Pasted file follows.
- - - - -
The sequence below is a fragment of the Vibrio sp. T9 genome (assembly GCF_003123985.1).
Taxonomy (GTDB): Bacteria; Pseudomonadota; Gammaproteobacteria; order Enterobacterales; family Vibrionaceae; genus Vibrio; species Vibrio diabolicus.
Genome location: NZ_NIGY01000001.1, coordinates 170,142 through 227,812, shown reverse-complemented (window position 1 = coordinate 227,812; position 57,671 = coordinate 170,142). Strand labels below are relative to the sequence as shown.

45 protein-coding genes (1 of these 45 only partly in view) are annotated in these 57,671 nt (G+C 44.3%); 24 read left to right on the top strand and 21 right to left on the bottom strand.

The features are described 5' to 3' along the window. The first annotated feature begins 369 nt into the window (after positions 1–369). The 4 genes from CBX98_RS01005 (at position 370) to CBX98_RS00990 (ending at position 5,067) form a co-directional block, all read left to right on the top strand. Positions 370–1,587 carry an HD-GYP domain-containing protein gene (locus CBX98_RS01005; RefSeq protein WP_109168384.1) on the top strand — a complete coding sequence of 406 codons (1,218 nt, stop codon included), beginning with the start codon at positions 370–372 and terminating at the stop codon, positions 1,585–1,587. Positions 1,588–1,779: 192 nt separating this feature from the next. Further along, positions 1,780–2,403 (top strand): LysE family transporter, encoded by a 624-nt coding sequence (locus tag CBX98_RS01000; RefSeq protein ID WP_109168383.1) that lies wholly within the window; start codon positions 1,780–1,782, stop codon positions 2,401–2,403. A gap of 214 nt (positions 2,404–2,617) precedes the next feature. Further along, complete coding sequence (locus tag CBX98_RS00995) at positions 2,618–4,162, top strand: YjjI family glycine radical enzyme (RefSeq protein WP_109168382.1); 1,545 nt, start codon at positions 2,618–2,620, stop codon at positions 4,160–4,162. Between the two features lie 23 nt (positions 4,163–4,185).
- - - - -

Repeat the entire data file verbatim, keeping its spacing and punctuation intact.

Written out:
The sequence below is a fragment of the Vibrio sp. T9 genome (assembly GCF_003123985.1).
Taxonomy (GTDB): Bacteria; Pseudomonadota; Gammaproteobacteria; order Enterobacterales; family Vibrionaceae; genus Vibrio; species Vibrio diabolicus.
Genome location: NZ_NIGY01000001.1, coordinates 170,142 through 227,812, shown reverse-complemented (window position 1 = coordinate 227,812; position 57,671 = coordinate 170,142). Strand labels below are relative to the sequence as shown.

45 protein-coding genes (1 of these 45 only partly in view) are annotated in these 57,671 nt (G+C 44.3%); 24 read left to right on the top strand and 21 right to left on the bottom strand.

The features are described 5' to 3' along the window. The first annotated feature begins 369 nt into the window (after positions 1–369). The 4 genes from CBX98_RS01005 (at position 370) to CBX98_RS00990 (ending at position 5,067) form a co-directional block, all read left to right on the top strand. Positions 370–1,587 carry an HD-GYP domain-containing protein gene (locus CBX98_RS01005; RefSeq protein WP_109168384.1) on the top strand — a complete coding sequence of 406 codons (1,218 nt, stop codon included), beginning with the start codon at positions 370–372 and terminating at the stop codon, positions 1,585–1,587. Positions 1,588–1,779: 192 nt separating this feature from the next. Further along, positions 1,780–2,403 (top strand): LysE family transporter, encoded by a 624-nt coding sequence (locus tag CBX98_RS01000; RefSeq protein ID WP_109168383.1) that lies wholly within the window; start codon positions 1,780–1,782, stop codon positions 2,401–2,403. A gap of 214 nt (positions 2,404–2,617) precedes the next feature. Further along, complete coding sequence (locus tag CBX98_RS00995) at positions 2,618–4,162, top strand: YjjI family glycine radical enzyme (RefSeq protein WP_109168382.1); 1,545 nt, start codon at positions 2,618–2,620, stop codon at positions 4,160–4,162. Between the two features lie 23 nt (positions 4,163–4,185).